Sound of the fury | Science News



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Sound of the fury

11:27am, November 12, 2003

The current barrage of solar storms pummeling Earth hasn't harmed power grids on our planet or damaged satellites, but it's generated a lot of buzz. On Oct. 28, the Cassini spacecraft recorded the radio emissions of one of these flares. The burst is one of the most powerful in decades, and its signal, as recorded by Cassini, resembles the clicking of a telegraph machine followed by the rush of a jet engine, according to Donald A. Gurnett of the University of Iowa in Iowa City.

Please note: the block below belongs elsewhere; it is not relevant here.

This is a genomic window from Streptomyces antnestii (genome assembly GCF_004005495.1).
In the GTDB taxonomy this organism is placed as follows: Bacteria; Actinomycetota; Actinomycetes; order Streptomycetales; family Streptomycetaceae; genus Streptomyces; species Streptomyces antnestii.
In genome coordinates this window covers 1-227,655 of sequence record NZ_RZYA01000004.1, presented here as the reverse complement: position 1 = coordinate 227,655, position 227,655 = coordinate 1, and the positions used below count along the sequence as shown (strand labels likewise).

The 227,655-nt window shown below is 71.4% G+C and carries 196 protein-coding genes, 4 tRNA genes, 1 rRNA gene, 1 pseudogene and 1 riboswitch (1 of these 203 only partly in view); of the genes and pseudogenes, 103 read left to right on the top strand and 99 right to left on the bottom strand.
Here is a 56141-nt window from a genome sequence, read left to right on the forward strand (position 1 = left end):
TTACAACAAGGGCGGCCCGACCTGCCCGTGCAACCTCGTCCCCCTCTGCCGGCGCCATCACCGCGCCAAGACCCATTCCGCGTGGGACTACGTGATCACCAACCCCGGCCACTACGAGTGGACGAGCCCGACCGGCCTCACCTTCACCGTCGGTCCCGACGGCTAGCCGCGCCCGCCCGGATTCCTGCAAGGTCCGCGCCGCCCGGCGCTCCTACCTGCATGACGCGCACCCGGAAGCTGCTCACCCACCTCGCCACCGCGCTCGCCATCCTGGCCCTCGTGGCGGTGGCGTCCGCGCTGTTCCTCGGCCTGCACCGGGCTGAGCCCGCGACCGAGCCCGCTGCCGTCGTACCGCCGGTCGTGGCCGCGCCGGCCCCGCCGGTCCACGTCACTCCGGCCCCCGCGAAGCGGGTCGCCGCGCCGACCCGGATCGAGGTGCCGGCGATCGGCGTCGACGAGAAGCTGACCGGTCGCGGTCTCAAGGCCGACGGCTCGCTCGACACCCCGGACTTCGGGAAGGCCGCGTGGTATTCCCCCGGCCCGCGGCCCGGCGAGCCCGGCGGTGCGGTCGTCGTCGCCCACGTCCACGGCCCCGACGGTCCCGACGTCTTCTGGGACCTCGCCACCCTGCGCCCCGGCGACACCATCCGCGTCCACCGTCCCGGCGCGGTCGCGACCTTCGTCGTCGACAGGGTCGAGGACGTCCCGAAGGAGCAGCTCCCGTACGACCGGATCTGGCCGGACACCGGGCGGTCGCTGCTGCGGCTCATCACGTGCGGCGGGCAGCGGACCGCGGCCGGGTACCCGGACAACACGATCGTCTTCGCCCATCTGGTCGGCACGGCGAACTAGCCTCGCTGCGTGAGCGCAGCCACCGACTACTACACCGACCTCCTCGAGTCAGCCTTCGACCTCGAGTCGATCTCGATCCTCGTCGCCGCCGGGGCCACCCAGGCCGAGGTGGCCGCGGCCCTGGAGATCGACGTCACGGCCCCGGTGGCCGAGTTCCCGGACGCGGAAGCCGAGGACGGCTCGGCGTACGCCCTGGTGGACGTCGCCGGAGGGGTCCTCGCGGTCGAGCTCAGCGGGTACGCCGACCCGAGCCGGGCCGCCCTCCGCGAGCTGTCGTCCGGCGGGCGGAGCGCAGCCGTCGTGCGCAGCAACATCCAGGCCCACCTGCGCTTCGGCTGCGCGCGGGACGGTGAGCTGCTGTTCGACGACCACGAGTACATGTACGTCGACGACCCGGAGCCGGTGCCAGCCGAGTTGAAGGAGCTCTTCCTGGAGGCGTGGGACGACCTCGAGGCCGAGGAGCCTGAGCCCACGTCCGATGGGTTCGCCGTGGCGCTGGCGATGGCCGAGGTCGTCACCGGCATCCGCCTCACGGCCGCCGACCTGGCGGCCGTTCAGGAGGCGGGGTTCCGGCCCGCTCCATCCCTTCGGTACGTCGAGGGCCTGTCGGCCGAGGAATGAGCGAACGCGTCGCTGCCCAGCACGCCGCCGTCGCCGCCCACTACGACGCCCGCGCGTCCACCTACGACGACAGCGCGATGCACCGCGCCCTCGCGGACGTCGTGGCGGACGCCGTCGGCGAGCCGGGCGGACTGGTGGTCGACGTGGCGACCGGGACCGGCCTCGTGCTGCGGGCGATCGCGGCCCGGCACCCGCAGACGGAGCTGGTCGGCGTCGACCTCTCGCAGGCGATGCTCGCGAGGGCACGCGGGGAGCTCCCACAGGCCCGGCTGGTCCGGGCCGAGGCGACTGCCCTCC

Traveling at the speed of light, the flare's radio waves took just 69 minutes to journey from the sun to the Saturn-bound spacecraft, which now lies about 8.7 times as far from Earth as our planet does from the sun. The radio signals, which are produced by electrons moving out from the solar flare, can be heard online at


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